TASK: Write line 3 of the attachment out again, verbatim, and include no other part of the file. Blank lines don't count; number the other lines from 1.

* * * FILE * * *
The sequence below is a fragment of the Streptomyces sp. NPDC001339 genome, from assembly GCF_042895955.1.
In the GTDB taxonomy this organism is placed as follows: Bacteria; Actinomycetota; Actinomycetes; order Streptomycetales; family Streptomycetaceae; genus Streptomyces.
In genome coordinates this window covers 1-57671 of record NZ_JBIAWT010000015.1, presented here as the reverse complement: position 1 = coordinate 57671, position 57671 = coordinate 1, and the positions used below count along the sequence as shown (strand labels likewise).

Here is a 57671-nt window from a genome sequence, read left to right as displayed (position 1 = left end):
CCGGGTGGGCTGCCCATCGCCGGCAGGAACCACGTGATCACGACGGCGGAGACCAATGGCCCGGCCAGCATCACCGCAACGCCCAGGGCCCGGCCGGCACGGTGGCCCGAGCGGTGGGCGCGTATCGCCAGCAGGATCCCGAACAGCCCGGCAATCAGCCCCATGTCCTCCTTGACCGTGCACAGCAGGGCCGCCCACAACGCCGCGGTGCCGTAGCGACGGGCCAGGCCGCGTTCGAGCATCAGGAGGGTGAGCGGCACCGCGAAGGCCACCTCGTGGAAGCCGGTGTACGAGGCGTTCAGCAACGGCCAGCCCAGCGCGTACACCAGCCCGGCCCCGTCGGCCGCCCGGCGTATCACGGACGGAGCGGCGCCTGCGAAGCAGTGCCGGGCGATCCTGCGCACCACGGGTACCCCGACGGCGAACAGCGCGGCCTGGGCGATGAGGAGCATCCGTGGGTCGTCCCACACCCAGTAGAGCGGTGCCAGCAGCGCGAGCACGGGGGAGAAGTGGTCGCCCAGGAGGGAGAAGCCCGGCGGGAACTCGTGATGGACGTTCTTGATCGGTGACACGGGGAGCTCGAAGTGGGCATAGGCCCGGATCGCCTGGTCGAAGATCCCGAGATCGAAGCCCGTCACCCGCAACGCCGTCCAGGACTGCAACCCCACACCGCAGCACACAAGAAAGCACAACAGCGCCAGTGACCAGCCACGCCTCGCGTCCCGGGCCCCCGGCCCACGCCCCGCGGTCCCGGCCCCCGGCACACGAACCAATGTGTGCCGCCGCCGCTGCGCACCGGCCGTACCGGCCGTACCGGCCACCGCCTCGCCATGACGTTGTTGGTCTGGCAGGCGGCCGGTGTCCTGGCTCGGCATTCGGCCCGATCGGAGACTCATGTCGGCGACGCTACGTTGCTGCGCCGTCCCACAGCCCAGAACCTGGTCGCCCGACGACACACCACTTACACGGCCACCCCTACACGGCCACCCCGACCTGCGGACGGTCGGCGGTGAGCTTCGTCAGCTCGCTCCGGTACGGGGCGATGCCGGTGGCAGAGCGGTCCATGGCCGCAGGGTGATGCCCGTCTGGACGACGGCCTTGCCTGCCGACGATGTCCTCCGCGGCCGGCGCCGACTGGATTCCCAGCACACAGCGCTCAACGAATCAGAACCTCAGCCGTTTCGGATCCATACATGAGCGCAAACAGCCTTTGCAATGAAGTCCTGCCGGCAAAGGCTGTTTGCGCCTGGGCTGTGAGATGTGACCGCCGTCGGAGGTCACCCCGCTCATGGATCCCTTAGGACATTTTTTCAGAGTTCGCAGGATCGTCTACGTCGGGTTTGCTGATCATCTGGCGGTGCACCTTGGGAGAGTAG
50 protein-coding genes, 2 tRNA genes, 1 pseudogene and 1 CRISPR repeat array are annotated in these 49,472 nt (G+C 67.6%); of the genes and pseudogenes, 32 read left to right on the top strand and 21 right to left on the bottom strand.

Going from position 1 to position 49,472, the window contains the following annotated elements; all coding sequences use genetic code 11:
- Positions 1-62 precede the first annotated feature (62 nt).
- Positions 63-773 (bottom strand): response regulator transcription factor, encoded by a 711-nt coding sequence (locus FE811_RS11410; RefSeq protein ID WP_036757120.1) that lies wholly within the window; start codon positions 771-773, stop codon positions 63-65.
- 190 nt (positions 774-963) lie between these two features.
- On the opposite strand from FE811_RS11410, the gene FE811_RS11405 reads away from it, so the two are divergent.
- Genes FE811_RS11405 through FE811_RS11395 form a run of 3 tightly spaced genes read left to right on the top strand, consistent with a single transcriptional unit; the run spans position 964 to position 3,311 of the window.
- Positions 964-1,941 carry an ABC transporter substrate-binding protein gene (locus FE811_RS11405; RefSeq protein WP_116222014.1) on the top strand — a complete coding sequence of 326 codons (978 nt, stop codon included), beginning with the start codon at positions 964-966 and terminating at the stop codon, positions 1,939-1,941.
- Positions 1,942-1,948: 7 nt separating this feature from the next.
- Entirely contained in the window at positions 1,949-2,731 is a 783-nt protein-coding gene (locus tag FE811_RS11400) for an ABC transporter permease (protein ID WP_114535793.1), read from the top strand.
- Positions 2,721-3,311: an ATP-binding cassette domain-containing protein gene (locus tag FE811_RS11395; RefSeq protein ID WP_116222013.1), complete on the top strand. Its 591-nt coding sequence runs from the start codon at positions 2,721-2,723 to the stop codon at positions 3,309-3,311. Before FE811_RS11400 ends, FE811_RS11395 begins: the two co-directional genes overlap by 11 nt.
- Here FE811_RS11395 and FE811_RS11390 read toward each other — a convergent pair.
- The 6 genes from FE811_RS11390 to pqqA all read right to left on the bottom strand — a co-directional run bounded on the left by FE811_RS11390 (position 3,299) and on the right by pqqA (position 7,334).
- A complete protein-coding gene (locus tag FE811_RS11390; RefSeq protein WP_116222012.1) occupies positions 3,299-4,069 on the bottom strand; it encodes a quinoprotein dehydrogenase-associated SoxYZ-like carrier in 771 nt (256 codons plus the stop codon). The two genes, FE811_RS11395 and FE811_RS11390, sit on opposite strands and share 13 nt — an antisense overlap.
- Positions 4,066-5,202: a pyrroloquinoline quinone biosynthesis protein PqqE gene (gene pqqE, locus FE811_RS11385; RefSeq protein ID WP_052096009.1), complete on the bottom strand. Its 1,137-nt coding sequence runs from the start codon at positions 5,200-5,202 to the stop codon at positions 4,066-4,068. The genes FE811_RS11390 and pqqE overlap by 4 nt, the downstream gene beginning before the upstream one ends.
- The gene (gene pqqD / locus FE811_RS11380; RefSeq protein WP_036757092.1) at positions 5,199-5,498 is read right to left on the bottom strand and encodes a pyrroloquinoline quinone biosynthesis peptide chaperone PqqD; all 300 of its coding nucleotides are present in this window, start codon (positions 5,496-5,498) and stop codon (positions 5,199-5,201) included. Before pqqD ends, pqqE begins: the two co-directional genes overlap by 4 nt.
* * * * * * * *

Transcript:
In genome coordinates this window covers 1-57671 of record NZ_JBIAWT010000015.1, presented here as the reverse complement: position 1 = coordinate 57671, position 57671 = coordinate 1, and the positions used below count along the sequence as shown (strand labels likewise).